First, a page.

Her questions got me thinking about what people can do to break out of the rut, navigate their careers in communications and find their calling in life.

Irrespective of the degrees you have or the experience you have amassed it isn’t easy to decode what is the best way forward.  Often, we flit from one job or company to the other hoping to find the ‘perfect’ role. Some find their ‘sweet spot’ quicker while others struggle to come to terms with the world around them.

Talking about the sweet spot – if you are a tennis player you can probably relate to that effortless feeling you get when the ball connects with the middle of your racquet giving you the maximum speed and impact. Likewise, in cricket – it is that touch when the ball flies off the middle of your bat and you know exactly where it will head  towards the boundary line and past the outstretched hands of the fielder.

In the real world, to me it means the intersection between your passion, proficiency and positioning.

Career sweetspot model

You are only able to make the most appropriate choice and switch when you hit your sweet spot in life and therefore your career. But what do you need to do to get there and how will you find it?

Let’s break these down.

Passion is probably the easiest to relate to.  It about what you enjoy doing the most,that suits your personality and gives you the most happiness. You will experience this when what you do engages you mindfully. Social science researchers call it being ‘in the flow’. Consider letting your passion show at work and in life. Stay focused and grounded.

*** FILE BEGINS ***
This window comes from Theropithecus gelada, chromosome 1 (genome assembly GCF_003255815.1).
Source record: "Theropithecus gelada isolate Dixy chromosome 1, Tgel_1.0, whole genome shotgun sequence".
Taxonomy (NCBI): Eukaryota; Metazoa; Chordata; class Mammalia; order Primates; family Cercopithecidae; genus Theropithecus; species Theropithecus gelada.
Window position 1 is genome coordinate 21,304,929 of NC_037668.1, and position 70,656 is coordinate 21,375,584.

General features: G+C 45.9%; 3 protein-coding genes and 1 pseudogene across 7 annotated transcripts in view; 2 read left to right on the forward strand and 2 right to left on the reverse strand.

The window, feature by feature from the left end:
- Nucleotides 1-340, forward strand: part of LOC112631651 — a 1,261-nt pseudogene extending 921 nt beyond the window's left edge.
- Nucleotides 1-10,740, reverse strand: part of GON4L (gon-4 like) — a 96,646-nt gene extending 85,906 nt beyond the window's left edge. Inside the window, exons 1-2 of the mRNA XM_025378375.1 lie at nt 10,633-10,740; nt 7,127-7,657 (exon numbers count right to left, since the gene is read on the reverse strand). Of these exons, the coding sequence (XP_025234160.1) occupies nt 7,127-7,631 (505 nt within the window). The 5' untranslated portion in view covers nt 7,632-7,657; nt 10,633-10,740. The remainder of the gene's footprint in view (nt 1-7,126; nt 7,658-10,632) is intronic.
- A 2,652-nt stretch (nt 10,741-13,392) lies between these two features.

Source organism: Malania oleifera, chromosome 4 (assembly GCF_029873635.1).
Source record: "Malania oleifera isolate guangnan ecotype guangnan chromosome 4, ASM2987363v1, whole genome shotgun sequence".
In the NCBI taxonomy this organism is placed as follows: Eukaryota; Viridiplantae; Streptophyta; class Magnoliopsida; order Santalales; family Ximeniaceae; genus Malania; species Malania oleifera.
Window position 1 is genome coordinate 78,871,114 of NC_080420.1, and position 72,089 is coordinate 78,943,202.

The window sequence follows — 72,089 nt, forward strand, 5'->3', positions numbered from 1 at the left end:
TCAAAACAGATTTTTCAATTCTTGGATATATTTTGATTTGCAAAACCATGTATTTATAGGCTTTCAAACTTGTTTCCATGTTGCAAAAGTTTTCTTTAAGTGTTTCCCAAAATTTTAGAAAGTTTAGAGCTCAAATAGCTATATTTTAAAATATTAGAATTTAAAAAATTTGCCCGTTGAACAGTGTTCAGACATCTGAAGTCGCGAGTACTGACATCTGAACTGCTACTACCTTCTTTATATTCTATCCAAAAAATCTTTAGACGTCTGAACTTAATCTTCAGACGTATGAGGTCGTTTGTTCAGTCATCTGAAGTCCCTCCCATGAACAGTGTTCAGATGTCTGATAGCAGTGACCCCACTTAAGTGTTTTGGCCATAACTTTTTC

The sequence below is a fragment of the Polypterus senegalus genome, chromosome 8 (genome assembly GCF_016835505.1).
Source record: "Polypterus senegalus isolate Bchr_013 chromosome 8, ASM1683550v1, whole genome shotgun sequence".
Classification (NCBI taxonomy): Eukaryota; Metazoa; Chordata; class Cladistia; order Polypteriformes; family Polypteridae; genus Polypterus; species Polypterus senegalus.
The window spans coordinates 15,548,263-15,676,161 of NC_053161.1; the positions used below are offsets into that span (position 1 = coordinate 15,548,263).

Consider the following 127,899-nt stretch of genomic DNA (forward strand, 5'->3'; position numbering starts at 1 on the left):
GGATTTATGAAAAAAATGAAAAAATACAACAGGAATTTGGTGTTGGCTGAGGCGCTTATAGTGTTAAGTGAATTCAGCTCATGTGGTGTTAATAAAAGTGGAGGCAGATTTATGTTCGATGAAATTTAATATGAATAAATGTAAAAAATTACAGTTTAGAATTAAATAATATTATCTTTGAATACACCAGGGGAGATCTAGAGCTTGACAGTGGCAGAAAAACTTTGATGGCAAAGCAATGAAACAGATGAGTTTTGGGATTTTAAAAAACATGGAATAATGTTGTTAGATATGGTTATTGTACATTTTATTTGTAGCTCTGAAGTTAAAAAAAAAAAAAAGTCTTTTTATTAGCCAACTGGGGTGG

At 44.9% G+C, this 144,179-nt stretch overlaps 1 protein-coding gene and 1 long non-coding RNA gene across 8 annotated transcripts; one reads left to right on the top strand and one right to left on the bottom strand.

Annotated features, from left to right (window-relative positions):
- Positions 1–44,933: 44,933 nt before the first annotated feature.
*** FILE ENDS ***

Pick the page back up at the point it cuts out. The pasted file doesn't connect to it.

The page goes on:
Proficiency is about skill, aptitude and expertise that helps you make a positive difference. Think of how you can be most qualified to make a mark. This means you need to be well versed with your area of work and are a go-to person people reach out to. Have you done enough to demonstrate your know-how in your field? Is there sufficient acknowledgement of your ability in your community, peer-group and among other stakeholders?

Finally, positioning relates to how you differentiate yourself from others out there. This is probably much harder to get a measure of. Positioning, in the marketing sense is creating a niche in the minds of customers. It is about serving the needs of the community, your organization, your team, your country and the world. Think of how you can solve a pressing issue or improve a niggling situation or drive a key agenda. You can only position yourself when you have a nose for sensing gaps that need answers to.

All the 3 circles are interrelated – you can’t just be passionate and not be proficient in areas that matter. Or be proficient in your work and yet not have the drive to get things done. Likewise, you can’t position yourself when you aren’t focused and adept in your area of work.

How long will it take to find your ‘sweet spot’? It is a journey and not a destination.  By being aware of these three circles and how they fit your life and career you have a better chance of shaping your ‘sweet spot’.

In short, stay curious, connected and committed and you will find your ‘sweet spot’.

Keen to hear your views. Look forward to reading them here.